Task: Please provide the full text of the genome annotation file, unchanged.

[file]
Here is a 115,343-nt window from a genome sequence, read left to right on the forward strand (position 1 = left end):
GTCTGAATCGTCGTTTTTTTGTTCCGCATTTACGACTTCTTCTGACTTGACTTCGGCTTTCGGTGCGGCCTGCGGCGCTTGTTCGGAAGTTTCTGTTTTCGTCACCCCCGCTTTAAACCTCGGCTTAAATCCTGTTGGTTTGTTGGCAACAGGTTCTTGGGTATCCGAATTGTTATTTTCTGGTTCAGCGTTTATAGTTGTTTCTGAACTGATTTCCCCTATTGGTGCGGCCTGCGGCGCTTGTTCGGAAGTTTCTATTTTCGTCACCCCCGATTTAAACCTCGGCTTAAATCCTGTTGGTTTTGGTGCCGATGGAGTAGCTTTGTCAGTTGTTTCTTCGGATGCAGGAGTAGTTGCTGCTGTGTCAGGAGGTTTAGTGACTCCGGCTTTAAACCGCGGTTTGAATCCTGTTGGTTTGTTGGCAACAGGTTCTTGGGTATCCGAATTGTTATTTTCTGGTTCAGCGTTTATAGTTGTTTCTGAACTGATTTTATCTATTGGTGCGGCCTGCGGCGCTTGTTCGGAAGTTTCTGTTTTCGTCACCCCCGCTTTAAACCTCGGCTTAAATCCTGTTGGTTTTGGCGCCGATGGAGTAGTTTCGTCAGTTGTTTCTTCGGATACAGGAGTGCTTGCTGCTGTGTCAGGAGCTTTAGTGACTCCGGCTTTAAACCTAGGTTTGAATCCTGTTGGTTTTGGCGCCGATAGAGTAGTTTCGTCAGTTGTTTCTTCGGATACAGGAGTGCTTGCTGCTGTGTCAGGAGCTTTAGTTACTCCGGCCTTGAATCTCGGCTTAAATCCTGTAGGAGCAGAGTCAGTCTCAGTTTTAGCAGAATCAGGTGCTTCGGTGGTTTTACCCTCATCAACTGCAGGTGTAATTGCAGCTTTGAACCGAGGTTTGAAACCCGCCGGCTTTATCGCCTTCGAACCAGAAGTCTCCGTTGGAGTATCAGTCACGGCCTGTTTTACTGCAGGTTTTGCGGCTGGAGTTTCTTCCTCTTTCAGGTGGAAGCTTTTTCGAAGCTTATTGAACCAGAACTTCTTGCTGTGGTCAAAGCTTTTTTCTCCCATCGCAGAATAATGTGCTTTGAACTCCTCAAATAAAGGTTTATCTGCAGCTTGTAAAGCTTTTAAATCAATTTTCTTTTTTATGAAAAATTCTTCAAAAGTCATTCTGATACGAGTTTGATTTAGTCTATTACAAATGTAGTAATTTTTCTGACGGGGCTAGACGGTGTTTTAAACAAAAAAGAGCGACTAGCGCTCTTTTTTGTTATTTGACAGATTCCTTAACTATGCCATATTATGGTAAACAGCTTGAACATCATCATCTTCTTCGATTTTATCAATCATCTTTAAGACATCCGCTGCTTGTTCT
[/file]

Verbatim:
Here is a 115,343-nt window from a genome sequence, read left to right on the forward strand (position 1 = left end):
GTCTGAATCGTCGTTTTTTTGTTCCGCATTTACGACTTCTTCTGACTTGACTTCGGCTTTCGGTGCGGCCTGCGGCGCTTGTTCGGAAGTTTCTGTTTTCGTCACCCCCGCTTTAAACCTCGGCTTAAATCCTGTTGGTTTGTTGGCAACAGGTTCTTGGGTATCCGAATTGTTATTTTCTGGTTCAGCGTTTATAGTTGTTTCTGAACTGATTTCCCCTATTGGTGCGGCCTGCGGCGCTTGTTCGGAAGTTTCTATTTTCGTCACCCCCGATTTAAACCTCGGCTTAAATCCTGTTGGTTTTGGTGCCGATGGAGTAGCTTTGTCAGTTGTTTCTTCGGATGCAGGAGTAGTTGCTGCTGTGTCAGGAGGTTTAGTGACTCCGGCTTTAAACCGCGGTTTGAATCCTGTTGGTTTGTTGGCAACAGGTTCTTGGGTATCCGAATTGTTATTTTCTGGTTCAGCGTTTATAGTTGTTTCTGAACTGATTTTATCTATTGGTGCGGCCTGCGGCGCTTGTTCGGAAGTTTCTGTTTTCGTCACCCCCGCTTTAAACCTCGGCTTAAATCCTGTTGGTTTTGGCGCCGATGGAGTAGTTTCGTCAGTTGTTTCTTCGGATACAGGAGTGCTTGCTGCTGTGTCAGGAGCTTTAGTGACTCCGGCTTTAAACCTAGGTTTGAATCCTGTTGGTTTTGGCGCCGATAGAGTAGTTTCGTCAGTTGTTTCTTCGGATACAGGAGTGCTTGCTGCTGTGTCAGGAGCTTTAGTTACTCCGGCCTTGAATCTCGGCTTAAATCCTGTAGGAGCAGAGTCAGTCTCAGTTTTAGCAGAATCAGGTGCTTCGGTGGTTTTACCCTCATCAACTGCAGGTGTAATTGCAGCTTTGAACCGAGGTTTGAAACCCGCCGGCTTTATCGCCTTCGAACCAGAAGTCTCCGTTGGAGTATCAGTCACGGCCTGTTTTACTGCAGGTTTTGCGGCTGGAGTTTCTTCCTCTTTCAGGTGGAAGCTTTTTCGAAGCTTATTGAACCAGAACTTCTTGCTGTGGTCAAAGCTTTTTTCTCCCATCGCAGAATAATGTGCTTTGAACTCCTCAAATAAAGGTTTATCTGCAGCTTGTAAAGCTTTTAAATCAATTTTCTTTTTTATGAAAAATTCTTCAAAAGTCATTCTGATACGAGTTTGATTTAGTCTATTACAAATGTAGTAATTTTTCTGACGGGGCTAGACGGTGTTTTAAACAAAAAAGAGCGACTAGCGCTCTTTTTTGTTATTTGACAGATTCCTTAACTATGCCATATTATGGTAAACAGCTTGAACATCATCATCTTCTTCGATTTTATCAATCATCTTTAAGACATCCGCTGCTTGTTCT